Is the debate inside the Jewish world over Israeli and U.S. policy in the Middle East increasingly about religion and the bitter question of “who is a Jew?”
Talk about asking the obvious.
Yet this escapes the notice of most commentators, who continue to see only political and ideological differences. And it’s something Jewish leaders don’t like to face up to because it eats at the heart of one of their most cherished self-deceptions – that Israel is the issue that unites a disunited Jewish community.
I was thinking about this as I wrote last week’s story headlined “ADL List Fuels Debate Over What’s Anti-Israel,” examining the controversy over the ADL’s ten worst “anti-Israel” groups.
That list included Jewish Voice for Peace, a group that supports targeted boycotts and sanctions against Israel, wants an end to U.S. military aid to the Jewish state and has lots to say about Israel’s human rights abuses, almost nothing to say about Palestinian terrorism or the lack of human rights throughout the Arab world.
A persistent undertone I heard in interviews: these people aren’t really Jewish. End of argument.
But it’s not just JVP.
I’ve heard the same thing over and over again from critics of J Street, a group some are trying to push out of a narrowing pro-Israel umbrella. J Street isn’t just for a peace process many hate, it’s a nasty den of intermarried and secular Jews who couldn’t find their way to a synagogue if they tried.
And Americans for Peace Now. And sometimes I’ve heard it about the the Reform movement, which, after all, is generally pretty dovish. and doesn’t that just figure, since they don’t care much about being Jewish?
I know, there’s nothing new in this; it’s been going on since the founding of the modern State of Israel, with religious Zionists pushing back against its secular founders. But there’s little doubt it’s gotten more pronounced, especially since the advent of the Madrid peace process in 1991 and the Oslo process a few years later, when abandoning settlements became a real possibility.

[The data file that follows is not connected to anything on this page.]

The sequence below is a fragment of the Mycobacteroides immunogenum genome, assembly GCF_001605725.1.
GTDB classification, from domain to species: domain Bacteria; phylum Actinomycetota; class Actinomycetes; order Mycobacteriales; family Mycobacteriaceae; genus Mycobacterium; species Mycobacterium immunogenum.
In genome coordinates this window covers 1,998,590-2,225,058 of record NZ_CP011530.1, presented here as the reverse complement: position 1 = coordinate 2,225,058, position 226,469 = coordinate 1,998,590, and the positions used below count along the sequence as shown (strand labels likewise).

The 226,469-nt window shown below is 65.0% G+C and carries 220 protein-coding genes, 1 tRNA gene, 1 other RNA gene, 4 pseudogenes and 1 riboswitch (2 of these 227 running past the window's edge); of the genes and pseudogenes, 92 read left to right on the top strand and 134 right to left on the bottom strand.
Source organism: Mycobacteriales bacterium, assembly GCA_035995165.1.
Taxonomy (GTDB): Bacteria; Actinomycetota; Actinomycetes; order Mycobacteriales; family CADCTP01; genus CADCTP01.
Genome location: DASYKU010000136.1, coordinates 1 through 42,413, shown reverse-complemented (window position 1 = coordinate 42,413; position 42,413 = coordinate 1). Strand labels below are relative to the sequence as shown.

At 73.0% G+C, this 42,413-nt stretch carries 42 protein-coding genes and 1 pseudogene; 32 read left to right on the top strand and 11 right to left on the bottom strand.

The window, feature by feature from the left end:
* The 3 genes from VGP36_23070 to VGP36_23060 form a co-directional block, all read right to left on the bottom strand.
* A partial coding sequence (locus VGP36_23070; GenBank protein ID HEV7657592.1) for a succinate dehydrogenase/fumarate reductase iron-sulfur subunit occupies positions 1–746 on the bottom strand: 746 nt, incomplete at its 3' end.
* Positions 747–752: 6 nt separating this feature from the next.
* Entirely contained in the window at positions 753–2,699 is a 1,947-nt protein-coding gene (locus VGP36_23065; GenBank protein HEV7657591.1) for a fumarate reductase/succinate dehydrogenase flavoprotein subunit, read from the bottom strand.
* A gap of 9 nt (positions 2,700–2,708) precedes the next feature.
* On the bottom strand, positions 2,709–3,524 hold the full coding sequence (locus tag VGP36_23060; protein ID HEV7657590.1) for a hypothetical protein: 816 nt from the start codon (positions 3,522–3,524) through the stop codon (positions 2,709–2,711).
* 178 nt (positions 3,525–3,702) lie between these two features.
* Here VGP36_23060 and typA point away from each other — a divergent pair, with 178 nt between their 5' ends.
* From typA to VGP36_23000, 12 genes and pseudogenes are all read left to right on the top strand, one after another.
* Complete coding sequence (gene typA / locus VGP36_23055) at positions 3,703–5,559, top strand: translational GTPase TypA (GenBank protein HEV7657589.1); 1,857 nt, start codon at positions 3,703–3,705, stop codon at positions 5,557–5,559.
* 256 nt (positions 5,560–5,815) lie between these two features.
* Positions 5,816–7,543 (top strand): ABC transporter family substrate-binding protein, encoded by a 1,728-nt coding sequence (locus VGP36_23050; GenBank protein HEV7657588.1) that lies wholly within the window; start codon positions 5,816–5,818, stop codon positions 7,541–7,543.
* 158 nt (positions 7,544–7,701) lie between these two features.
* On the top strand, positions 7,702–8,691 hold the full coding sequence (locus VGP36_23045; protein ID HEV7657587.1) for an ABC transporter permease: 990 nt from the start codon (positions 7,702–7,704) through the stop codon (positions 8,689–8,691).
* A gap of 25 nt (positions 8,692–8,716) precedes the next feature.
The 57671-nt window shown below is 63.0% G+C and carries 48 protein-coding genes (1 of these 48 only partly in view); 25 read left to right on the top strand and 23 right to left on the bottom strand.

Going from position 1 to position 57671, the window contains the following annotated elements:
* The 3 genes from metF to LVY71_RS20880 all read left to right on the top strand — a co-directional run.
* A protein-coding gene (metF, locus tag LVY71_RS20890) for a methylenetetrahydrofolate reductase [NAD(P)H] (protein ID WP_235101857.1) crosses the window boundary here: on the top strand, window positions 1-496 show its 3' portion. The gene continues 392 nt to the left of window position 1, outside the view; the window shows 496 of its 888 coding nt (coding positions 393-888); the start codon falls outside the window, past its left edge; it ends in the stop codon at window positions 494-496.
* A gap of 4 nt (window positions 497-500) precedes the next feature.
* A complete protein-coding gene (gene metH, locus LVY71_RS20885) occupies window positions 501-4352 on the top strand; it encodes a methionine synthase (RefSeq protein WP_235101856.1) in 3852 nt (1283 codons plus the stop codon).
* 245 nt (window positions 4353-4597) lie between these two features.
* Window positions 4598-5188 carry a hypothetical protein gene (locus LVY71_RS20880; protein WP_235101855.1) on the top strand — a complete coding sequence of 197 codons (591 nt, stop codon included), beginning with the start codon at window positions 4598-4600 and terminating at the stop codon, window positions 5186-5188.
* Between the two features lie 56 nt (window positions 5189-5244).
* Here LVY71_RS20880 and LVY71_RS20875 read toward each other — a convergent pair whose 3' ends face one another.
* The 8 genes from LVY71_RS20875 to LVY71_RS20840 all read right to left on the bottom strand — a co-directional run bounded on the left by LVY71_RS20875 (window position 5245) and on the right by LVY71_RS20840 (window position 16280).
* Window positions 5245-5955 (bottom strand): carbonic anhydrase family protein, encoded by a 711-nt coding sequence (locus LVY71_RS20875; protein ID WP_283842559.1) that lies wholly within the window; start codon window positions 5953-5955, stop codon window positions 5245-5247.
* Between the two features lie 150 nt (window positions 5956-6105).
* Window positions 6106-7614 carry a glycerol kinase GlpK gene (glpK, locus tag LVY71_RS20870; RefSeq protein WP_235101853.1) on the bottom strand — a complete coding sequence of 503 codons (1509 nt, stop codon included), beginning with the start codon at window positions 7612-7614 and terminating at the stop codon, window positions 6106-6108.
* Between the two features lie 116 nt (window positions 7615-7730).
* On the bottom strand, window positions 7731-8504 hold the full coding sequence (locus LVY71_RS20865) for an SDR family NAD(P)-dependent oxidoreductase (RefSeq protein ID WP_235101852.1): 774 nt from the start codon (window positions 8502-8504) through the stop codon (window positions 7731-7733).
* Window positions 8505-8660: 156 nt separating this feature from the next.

All settlers aren’t religious Jews – far from it – but the intensity, fury and ideological drive of the settlements movement come mostly from Orthodox and ultra-Orthodox settlers and their friends here, who see a God-given right – indeed, an obligation – to the land they now occupy.
The divisions have become starker because of the issue of Jerusalem – a passionate religious imperative to the Orthodox, a religious symbol but not necessarily an absolute red line to most other Jews.
My point: differences over Israel have become entangled in much broader, deeper religious disputes.
In Orthodox circles, there is a sense their world is under attack: by assimilationists, intermarriers, Reform rabbis who change the rules, gays and lesbians seeking equal rights in Judaism, activists who say the environment and immigration reform are Jewish “values” and so on. Telling Israel it has to give up more land many Orthodox Jews regard as a Biblical bequest, and maybe to divide Jerusalem to boot, is part and parcel of the same assault, some see.
On the other side, the non-Orthodox world increasingly sees an Orthodox community allied with the nationalistic right in Israel and with the forces that want to increase the power of the Orthodox rabbinate in Israeli life, and in the process disenfranchise a large Jewish majority. At home, they are seen allied with a Christian right at home that few Jews have any use for.
The American Jewish community is more divided along religious lines than ever, with fewer points of commonality and a reduced level of tolerance on all sides. And that disunity is entangled in complex ways with growing divisions over the future of Israel.